A Totally Impractical Expat Interview #7: Philip Johnson of The Philiad

Welcome to episode 7 in my infinite series of expat interviews. Today I bring you the eloquent and witty Phil of the brilliant Philiad (pa-dum!). Phil lives in Guadalajara, Mexico for now, and rumor has it he’ll be heading of to NYU come September to do his MA in International Education. That, I must say, is awesome.

There was a bit of an unplanned posting gap between interview number 6 (the lovely Fiona) and this one and it wasn’t for lack of content. Poor Phil’s interview has been in my drafts folder for, um, nearly a week now. I just didn’t have an introduction written.

Why no introduction?

Well. Um.

I have a small self-enforced internal policy of not posting when royally ticked off. And this week, I was mentally halfway to, well, anywhere else but here.  I could see sunny blue skies in Phil’s photos (blue skies, people- imagine that!) and then I’d look out the window and see Shanghai’s iconic eerie low-lying swirling opaque off-whiteness and feel the need to bang my head repeatedly against blunt objects.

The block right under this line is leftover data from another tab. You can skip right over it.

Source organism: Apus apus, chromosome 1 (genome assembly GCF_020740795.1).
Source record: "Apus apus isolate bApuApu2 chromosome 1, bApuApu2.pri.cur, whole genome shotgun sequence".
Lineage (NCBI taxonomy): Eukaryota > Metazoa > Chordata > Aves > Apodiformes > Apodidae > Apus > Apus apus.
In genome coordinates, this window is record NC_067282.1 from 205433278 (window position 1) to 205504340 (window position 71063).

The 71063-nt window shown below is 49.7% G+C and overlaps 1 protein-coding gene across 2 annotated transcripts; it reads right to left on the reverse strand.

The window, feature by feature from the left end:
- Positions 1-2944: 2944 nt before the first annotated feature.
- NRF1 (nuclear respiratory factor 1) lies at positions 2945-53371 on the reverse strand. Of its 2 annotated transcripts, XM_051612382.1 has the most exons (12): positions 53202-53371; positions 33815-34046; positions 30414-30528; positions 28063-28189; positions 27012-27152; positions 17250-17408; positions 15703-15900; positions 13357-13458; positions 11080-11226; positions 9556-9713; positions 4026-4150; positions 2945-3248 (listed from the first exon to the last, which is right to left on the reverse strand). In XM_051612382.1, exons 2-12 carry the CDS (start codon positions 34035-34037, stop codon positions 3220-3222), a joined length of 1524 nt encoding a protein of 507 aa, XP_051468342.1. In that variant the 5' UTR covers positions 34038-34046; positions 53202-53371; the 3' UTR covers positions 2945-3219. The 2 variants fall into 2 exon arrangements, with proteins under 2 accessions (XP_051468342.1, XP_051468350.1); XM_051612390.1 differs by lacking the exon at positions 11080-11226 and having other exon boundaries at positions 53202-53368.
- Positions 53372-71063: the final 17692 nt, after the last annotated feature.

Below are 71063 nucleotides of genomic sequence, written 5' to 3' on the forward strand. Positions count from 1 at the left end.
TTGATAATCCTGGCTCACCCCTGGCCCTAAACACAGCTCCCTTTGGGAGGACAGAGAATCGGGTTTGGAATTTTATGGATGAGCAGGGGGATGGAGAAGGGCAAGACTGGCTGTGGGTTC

Welcome to lovely downtown Krikkit

We’ve had a week of foul-tasting, lung-paining, no-sky weather. Ever read Douglas Adams? Do you remember the planet Krikkit? Except without the cosmocidal happy locals singing Paul McCartney songs? That would be here.  Except the skies are pale grey rather than black. A polar bear could walk around and no one would notice.

And it wasn’t just the atmosphere conspiring against my better moods.

I’ve had the internet-connectivity rug pulled out from under me repeatedly in the past week or so, with not only the usual Great Firewall wreaking havoc, but also my place of employment deciding to cut costs by cutting me off.